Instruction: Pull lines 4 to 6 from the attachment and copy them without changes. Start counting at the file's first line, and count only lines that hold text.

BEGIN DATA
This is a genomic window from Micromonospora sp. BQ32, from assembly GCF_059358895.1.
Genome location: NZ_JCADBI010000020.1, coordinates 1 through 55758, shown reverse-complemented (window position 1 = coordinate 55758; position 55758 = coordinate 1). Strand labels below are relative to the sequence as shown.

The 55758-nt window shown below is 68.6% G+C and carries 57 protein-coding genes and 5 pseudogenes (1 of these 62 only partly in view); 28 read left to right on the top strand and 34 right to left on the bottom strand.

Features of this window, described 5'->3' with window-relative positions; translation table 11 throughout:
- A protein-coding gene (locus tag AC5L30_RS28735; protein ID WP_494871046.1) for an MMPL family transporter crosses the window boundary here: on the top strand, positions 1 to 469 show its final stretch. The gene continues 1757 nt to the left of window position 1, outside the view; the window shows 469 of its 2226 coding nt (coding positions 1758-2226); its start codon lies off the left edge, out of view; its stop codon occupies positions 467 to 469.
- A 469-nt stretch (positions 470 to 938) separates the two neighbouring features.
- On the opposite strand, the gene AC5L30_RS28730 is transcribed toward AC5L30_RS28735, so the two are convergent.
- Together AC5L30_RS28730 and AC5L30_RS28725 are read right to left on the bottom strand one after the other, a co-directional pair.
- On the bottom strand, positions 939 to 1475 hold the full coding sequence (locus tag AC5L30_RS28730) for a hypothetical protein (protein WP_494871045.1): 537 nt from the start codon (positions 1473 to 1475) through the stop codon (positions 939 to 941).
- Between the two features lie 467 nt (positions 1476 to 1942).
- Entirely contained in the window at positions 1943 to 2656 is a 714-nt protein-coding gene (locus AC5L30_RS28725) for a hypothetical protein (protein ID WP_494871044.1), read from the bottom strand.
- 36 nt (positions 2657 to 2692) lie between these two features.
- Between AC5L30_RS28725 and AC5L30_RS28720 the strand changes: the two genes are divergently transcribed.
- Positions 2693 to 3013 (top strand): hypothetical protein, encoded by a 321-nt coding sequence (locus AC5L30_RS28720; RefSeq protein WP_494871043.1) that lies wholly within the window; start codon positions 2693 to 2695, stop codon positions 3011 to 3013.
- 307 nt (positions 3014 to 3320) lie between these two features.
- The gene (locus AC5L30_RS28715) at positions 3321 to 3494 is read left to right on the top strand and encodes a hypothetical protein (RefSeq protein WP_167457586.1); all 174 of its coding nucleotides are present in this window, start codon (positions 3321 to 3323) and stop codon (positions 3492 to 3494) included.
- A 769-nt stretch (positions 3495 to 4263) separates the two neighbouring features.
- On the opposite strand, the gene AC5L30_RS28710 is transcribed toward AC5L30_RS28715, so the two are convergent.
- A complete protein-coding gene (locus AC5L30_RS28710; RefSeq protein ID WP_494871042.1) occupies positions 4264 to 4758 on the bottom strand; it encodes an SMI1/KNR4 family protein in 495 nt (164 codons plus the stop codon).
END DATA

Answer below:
Features of this window, described 5'->3' with window-relative positions; translation table 11 throughout:
- A protein-coding gene (locus tag AC5L30_RS28735; protein ID WP_494871046.1) for an MMPL family transporter crosses the window boundary here: on the top strand, positions 1 to 469 show its final stretch. The gene continues 1757 nt to the left of window position 1, outside the view; the window shows 469 of its 2226 coding nt (coding positions 1758-2226); its start codon lies off the left edge, out of view; its stop codon occupies positions 467 to 469.
- A 469-nt stretch (positions 470 to 938) separates the two neighbouring features.